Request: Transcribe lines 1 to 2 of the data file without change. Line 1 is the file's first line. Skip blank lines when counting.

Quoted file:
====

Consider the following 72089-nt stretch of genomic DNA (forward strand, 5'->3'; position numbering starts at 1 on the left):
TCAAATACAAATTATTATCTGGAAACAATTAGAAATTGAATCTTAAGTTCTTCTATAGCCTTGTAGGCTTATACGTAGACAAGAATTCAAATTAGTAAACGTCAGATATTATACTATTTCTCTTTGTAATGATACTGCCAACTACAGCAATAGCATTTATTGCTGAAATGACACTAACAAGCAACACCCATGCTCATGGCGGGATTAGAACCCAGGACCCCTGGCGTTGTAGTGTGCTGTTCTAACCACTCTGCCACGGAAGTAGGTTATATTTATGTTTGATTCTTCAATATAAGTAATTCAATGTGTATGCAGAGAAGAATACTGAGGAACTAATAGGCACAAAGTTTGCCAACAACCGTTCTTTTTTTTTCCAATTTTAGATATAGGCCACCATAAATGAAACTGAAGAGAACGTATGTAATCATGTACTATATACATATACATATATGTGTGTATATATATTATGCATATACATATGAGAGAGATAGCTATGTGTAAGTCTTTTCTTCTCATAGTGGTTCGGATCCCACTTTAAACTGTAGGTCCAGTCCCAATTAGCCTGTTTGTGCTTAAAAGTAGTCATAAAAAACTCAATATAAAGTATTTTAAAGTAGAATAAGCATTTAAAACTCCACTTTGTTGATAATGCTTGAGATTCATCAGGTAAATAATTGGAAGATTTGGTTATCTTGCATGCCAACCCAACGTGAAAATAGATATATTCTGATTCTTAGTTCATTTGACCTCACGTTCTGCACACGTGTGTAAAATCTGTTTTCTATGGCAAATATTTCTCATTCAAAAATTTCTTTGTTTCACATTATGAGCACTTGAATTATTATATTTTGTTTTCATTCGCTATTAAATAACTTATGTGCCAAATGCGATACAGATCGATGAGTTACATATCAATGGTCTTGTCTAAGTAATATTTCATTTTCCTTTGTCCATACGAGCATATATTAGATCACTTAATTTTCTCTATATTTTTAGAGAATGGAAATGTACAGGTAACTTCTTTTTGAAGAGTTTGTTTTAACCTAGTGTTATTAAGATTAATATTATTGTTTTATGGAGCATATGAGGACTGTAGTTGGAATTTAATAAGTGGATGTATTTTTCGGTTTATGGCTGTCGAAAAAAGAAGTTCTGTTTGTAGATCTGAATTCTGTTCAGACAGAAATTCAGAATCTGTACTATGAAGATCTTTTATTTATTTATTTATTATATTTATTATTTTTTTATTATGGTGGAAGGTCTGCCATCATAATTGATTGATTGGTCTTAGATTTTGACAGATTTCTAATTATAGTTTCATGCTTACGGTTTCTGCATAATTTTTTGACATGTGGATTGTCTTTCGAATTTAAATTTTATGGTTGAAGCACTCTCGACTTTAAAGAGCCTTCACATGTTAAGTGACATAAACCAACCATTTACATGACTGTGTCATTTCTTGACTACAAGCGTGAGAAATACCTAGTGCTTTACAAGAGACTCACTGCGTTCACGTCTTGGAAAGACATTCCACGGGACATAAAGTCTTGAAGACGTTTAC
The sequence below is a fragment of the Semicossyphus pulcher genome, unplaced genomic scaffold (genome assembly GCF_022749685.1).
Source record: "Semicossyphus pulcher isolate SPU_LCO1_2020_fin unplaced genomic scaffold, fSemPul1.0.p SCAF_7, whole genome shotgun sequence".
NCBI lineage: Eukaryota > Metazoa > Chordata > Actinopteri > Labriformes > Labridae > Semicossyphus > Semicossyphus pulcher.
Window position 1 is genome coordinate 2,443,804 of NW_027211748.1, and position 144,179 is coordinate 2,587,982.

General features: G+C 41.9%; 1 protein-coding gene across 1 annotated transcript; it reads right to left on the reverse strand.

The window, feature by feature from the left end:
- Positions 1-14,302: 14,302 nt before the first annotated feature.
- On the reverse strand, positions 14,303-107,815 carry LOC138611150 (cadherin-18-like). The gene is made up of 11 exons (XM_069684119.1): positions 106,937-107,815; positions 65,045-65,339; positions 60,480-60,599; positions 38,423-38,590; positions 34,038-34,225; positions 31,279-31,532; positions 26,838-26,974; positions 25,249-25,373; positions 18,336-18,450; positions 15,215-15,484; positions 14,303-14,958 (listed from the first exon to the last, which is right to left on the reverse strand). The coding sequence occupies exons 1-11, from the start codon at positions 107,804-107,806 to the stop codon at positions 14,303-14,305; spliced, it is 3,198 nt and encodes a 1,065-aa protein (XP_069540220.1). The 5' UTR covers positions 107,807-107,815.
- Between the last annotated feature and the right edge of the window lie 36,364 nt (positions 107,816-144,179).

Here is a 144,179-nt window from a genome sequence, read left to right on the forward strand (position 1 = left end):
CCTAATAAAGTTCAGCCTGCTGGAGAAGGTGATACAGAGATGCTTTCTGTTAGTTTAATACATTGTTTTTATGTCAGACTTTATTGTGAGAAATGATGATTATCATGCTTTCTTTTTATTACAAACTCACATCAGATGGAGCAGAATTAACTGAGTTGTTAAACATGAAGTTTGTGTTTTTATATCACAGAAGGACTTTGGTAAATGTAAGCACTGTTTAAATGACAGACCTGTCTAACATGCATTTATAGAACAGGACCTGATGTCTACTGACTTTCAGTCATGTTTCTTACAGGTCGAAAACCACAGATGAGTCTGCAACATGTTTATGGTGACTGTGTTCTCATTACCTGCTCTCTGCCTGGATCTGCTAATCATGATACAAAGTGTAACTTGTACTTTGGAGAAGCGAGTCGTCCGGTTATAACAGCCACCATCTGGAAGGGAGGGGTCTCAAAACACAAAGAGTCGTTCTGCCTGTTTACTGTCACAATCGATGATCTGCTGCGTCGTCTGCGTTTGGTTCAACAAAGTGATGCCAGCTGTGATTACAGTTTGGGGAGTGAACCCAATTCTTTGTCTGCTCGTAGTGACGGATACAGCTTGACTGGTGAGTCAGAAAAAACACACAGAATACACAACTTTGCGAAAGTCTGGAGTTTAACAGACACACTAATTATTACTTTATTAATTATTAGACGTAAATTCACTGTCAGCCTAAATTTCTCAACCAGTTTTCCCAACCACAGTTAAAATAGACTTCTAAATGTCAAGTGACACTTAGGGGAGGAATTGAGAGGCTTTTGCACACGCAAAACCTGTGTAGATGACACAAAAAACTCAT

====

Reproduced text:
Consider the following 72089-nt stretch of genomic DNA (forward strand, 5'->3'; position numbering starts at 1 on the left):
TCAAATACAAATTATTATCTGGAAACAATTAGAAATTGAATCTTAAGTTCTTCTATAGCCTTGTAGGCTTATACGTAGACAAGAATTCAAATTAGTAAACGTCAGATATTATACTATTTCTCTTTGTAATGATACTGCCAACTACAGCAATAGCATTTATTGCTGAAATGACACTAACAAGCAACACCCATGCTCATGGCGGGATTAGAACCCAGGACCCCTGGCGTTGTAGTGTGCTGTTCTAACCACTCTGCCACGGAAGTAGGTTATATTTATGTTTGATTCTTCAATATAAGTAATTCAATGTGTATGCAGAGAAGAATACTGAGGAACTAATAGGCACAAAGTTTGCCAACAACCGTTCTTTTTTTTTCCAATTTTAGATATAGGCCACCATAAATGAAACTGAAGAGAACGTATGTAATCATGTACTATATACATATACATATATGTGTGTATATATATTATGCATATACATATGAGAGAGATAGCTATGTGTAAGTCTTTTCTTCTCATAGTGGTTCGGATCCCACTTTAAACTGTAGGTCCAGTCCCAATTAGCCTGTTTGTGCTTAAAAGTAGTCATAAAAAACTCAATATAAAGTATTTTAAAGTAGAATAAGCATTTAAAACTCCACTTTGTTGATAATGCTTGAGATTCATCAGGTAAATAATTGGAAGATTTGGTTATCTTGCATGCCAACCCAACGTGAAAATAGATATATTCTGATTCTTAGTTCATTTGACCTCACGTTCTGCACACGTGTGTAAAATCTGTTTTCTATGGCAAATATTTCTCATTCAAAAATTTCTTTGTTTCACATTATGAGCACTTGAATTATTATATTTTGTTTTCATTCGCTATTAAATAACTTATGTGCCAAATGCGATACAGATCGATGAGTTACATATCAATGGTCTTGTCTAAGTAATATTTCATTTTCCTTTGTCCATACGAGCATATATTAGATCACTTAATTTTCTCTATATTTTTAGAGAATGGAAATGTACAGGTAACTTCTTTTTGAAGAGTTTGTTTTAACCTAGTGTTATTAAGATTAATATTATTGTTTTATGGAGCATATGAGGACTGTAGTTGGAATTTAATAAGTGGATGTATTTTTCGGTTTATGGCTGTCGAAAAAAGAAGTTCTGTTTGTAGATCTGAATTCTGTTCAGACAGAAATTCAGAATCTGTACTATGAAGATCTTTTATTTATTTATTTATTATATTTATTATTTTTTTATTATGGTGGAAGGTCTGCCATCATAATTGATTGATTGGTCTTAGATTTTGACAGATTTCTAATTATAGTTTCATGCTTACGGTTTCTGCATAATTTTTTGACATGTGGATTGTCTTTCGAATTTAAATTTTATGGTTGAAGCACTCTCGACTTTAAAGAGCCTTCACATGTTAAGTGACATAAACCAACCATTTACATGACTGTGTCATTTCTTGACTACAAGCGTGAGAAATACCTAGTGCTTTACAAGAGACTCACTGCGTTCACGTCTTGGAAAGACATTCCACGGGACATAAAGTCTTGAAGACGTTTAC